United Nations Secretary General Ban Ki-moon says rapid urbanization and ageing populations are combining to dramatically change the face of the world’s cities in the coming decades.
In a message delivered to mark the 25th anniversary of the International Day of Older Persons at the ongoing 70th session of the United Nations General Assembly (UNGA) in New York, Mr. Ban said: “Older persons are an enormous asset to society and make a significant contribution to global development.”
He added that in implementing the newly-adopted 2030 Agenda for Sustainable Development Goals countries must account for the demographic changes of the next 15 years.
"These will have a direct bearing on the achievement of the Sustainable Development Goals (SDGs),” said the UN chief.
According to census figures, Zimbabwe, which has an average life expectancy rate of 57.05 years, only 200 people are above 100 years old.
The country’s average life expectancy is ranked 204 in the world.
In a separate statement, the UN Human Rights Commission chief, Rosa Kornfeld-Matte, said: “We need to re-think our cities. Over 900 million older persons will be living in cities across the world by 2050, but our cities are not fit for this global demographic revolution.”
She said the existing barriers in public spaces and buildings, as well as the lack of safe, affordable, accessible and barrier-free housing and transportation obstruct elderly people from fully enjoying their rights and from living in dignity and safely in their communities.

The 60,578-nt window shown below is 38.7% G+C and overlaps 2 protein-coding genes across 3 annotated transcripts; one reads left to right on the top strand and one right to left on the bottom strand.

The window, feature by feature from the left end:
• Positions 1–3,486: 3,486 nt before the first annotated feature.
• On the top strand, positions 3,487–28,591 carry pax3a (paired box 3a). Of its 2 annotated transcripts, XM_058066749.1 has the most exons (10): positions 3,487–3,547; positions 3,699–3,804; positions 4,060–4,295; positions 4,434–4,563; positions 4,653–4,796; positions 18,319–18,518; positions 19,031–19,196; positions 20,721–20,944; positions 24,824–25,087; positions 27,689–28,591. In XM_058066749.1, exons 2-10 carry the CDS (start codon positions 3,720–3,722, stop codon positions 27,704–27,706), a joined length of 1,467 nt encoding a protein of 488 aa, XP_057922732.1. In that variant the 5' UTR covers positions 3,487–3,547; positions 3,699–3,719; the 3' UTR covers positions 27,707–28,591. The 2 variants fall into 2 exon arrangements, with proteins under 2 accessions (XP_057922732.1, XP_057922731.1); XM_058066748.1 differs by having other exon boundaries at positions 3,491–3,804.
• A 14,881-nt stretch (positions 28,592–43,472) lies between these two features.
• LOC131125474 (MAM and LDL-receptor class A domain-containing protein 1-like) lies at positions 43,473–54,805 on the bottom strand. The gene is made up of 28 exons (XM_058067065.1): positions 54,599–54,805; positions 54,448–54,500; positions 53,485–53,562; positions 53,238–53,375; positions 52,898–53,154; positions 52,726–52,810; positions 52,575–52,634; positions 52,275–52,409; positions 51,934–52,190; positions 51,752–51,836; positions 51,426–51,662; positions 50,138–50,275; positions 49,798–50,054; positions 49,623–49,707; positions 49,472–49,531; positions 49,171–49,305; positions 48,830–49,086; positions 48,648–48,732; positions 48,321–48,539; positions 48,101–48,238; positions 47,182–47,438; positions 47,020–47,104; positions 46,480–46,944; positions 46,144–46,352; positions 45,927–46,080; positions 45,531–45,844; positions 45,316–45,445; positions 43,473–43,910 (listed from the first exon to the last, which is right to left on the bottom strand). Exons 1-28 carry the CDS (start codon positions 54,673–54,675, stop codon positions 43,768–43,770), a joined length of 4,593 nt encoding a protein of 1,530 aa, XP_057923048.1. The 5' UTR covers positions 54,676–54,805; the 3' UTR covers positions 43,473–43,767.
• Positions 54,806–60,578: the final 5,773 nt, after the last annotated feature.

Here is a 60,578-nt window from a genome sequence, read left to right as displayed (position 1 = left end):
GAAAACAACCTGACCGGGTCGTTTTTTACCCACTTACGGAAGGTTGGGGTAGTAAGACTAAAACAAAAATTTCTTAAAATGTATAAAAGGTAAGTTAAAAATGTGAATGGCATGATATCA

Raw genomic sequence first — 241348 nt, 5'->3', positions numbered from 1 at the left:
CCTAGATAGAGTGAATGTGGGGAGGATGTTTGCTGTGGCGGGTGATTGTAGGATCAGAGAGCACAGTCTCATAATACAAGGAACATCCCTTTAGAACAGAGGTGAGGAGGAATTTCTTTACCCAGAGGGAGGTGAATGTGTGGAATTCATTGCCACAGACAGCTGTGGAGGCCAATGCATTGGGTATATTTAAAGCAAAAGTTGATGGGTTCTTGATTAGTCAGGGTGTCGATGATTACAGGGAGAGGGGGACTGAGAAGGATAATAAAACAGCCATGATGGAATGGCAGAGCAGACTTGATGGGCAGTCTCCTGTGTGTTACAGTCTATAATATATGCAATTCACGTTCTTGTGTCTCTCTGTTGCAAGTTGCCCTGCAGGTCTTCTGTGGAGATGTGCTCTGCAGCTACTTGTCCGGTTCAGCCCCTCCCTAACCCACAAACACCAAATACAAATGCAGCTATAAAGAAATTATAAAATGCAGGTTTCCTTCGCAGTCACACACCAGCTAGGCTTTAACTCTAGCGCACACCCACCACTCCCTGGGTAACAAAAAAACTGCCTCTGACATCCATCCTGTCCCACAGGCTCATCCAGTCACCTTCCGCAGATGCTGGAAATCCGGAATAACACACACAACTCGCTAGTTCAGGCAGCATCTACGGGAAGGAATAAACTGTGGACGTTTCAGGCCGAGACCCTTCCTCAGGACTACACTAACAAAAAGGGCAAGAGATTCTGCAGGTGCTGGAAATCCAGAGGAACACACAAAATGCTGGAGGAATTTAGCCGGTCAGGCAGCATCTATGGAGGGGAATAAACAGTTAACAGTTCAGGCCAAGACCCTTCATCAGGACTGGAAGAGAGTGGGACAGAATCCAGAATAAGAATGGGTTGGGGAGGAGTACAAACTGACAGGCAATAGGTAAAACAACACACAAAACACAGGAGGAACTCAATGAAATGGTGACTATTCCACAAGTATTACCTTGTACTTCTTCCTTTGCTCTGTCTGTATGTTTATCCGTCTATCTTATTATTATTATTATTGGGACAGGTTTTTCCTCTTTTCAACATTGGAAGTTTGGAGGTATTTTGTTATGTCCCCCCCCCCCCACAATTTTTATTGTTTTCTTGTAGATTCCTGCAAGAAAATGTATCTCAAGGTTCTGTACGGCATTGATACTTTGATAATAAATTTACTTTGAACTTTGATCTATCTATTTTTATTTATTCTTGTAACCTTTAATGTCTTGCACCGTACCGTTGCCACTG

“Urban spaces and design often exacerbate segregation and the exclusion of older persons,” the expert said, adding that this becomes increasingly visible during recovery after disasters and emergency situations in the face of climate change.
Echoing the secretary-general’s call to ensure such matters are addressed during implementation of the SDGs, Ms. Kornfeld-Matte urged states to improve housing, transportation and building programmes to carter for the elderly.
“For cities and environments to be age-friendly, the effective implementation of comprehensive and inter-sectorial policies and planning is required. Regulatory procedures, building codes and mortgage regulations need to take into account the concerns of older persons and reflect their diversity,” she said.
The UNGA comes to and end on Friday.